We all then swam up to look a wreck and then hung out on the 5 meter safety stop line. I could still see the sharks swimming around and was amazed that there have never been any injuries. The Media would have you believe that every shark is like Jaws and it's main goal in life is to eat you for dinner, but there we all were with sharks even more deadly than a Great White and not once did I feel threatened.
The second dive was in a different arena at 18 meters, which was just as well as I was having serious issues with my balance because of my ears. I got chatting to 2 guys on the boat who both said they had had perforated ear drums from pushing it, so I got kitted up early and started descending down the line really slowly. I was absolutely fine on the second dive and the sharks came back for a second feeding.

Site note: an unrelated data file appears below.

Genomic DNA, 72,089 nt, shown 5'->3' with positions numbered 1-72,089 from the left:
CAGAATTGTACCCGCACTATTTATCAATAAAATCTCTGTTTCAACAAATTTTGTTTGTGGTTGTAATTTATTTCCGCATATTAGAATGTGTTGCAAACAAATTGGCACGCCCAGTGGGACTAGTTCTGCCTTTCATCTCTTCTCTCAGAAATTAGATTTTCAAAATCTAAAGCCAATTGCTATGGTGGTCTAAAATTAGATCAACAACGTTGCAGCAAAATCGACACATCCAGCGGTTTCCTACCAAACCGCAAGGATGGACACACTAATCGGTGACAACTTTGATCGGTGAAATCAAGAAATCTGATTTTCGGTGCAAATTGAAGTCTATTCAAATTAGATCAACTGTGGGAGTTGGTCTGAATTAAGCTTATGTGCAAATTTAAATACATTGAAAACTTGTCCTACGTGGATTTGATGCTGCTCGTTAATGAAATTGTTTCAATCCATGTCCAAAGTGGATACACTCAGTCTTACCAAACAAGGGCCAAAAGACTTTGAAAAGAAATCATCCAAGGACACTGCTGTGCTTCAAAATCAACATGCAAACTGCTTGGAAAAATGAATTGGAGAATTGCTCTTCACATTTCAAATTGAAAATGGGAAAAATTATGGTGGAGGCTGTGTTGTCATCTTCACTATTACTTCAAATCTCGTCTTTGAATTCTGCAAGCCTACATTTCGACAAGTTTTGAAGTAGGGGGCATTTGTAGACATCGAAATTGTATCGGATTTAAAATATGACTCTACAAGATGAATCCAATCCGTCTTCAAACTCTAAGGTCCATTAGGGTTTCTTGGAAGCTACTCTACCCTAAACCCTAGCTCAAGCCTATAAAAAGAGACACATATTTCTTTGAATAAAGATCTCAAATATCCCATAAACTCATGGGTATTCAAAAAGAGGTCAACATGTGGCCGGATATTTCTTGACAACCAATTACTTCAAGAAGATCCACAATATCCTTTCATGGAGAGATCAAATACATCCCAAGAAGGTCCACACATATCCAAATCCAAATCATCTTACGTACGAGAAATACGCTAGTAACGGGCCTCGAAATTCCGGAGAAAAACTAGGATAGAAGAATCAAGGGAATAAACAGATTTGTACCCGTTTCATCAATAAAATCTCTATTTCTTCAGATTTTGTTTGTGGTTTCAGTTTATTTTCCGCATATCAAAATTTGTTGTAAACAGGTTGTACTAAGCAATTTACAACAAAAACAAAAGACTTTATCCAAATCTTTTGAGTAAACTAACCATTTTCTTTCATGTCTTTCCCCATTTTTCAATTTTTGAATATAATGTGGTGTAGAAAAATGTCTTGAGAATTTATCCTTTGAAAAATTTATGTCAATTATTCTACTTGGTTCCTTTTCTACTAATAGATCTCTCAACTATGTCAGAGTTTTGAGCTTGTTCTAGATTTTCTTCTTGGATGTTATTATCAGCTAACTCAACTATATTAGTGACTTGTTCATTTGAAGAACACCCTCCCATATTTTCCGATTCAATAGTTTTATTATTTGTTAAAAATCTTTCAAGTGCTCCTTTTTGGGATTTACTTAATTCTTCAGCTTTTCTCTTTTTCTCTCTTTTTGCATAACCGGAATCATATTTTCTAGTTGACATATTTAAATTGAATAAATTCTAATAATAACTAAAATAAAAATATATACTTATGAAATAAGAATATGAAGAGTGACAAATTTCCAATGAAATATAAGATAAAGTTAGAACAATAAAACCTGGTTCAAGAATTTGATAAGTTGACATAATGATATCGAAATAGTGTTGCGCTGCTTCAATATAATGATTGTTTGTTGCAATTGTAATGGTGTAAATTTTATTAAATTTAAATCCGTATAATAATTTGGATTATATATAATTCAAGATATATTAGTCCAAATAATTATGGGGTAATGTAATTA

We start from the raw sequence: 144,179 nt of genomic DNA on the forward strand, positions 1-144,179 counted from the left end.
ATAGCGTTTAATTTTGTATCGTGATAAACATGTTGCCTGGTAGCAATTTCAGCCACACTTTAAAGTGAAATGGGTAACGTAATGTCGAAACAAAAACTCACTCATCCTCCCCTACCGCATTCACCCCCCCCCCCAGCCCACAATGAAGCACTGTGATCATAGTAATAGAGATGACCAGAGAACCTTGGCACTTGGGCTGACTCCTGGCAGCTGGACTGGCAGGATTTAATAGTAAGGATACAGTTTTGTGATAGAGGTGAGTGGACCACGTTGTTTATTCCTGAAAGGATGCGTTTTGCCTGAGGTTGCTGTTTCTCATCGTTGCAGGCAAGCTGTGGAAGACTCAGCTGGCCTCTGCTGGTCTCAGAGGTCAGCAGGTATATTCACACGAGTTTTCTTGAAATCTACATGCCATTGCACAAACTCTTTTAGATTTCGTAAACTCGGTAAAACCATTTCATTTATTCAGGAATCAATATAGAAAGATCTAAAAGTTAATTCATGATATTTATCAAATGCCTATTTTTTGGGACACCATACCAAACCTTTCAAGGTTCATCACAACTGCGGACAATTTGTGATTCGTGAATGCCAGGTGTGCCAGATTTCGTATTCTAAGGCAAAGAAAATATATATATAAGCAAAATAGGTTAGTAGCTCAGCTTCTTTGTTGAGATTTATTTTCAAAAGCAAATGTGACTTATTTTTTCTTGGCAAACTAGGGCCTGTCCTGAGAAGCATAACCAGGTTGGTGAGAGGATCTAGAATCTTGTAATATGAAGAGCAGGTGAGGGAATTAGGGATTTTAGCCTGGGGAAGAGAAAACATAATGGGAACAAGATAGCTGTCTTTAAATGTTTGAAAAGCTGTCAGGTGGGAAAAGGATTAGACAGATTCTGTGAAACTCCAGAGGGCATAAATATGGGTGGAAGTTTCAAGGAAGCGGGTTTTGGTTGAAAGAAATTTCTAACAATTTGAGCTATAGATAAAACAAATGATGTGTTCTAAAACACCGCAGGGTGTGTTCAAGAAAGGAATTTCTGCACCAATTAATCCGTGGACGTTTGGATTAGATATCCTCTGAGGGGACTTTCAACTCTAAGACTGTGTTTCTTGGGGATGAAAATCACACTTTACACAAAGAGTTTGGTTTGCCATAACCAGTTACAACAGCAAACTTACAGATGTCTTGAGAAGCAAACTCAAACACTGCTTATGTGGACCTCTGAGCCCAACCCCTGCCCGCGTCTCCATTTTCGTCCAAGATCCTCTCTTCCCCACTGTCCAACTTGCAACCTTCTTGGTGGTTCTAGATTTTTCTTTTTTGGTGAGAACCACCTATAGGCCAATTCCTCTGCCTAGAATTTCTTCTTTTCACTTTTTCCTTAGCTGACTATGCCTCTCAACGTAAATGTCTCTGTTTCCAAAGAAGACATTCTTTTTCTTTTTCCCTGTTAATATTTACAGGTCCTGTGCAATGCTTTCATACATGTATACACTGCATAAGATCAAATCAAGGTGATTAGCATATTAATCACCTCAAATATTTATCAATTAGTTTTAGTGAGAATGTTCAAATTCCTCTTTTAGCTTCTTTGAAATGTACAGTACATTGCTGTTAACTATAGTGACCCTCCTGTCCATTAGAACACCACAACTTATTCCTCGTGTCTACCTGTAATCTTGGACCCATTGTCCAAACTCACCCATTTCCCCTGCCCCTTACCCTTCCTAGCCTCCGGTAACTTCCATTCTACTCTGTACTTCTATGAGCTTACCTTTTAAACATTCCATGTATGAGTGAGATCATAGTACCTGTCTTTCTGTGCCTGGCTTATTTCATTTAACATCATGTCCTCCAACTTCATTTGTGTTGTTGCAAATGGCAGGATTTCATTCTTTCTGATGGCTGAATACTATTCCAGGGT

Absolutely amazing - I still cannot believe I have had the opportunity to go on the World's number one shark dive and that I've dived with Bull sharks. That experience will absolutely stay with me until my dying day.
Our last day
On our last day one of the girls from the Uprising (Kuini) came to our hotel and we all just chilled out for a couple of hours before heading off to the Rugby match. The Uprising team were playing the league champions in the final so we all headed down there to show our support. They didn't do very well bless them as half their team were playing in another match, but their forwards certainly gave the other team a run for their money, and I'm surprised some of them didn't end up in hospital.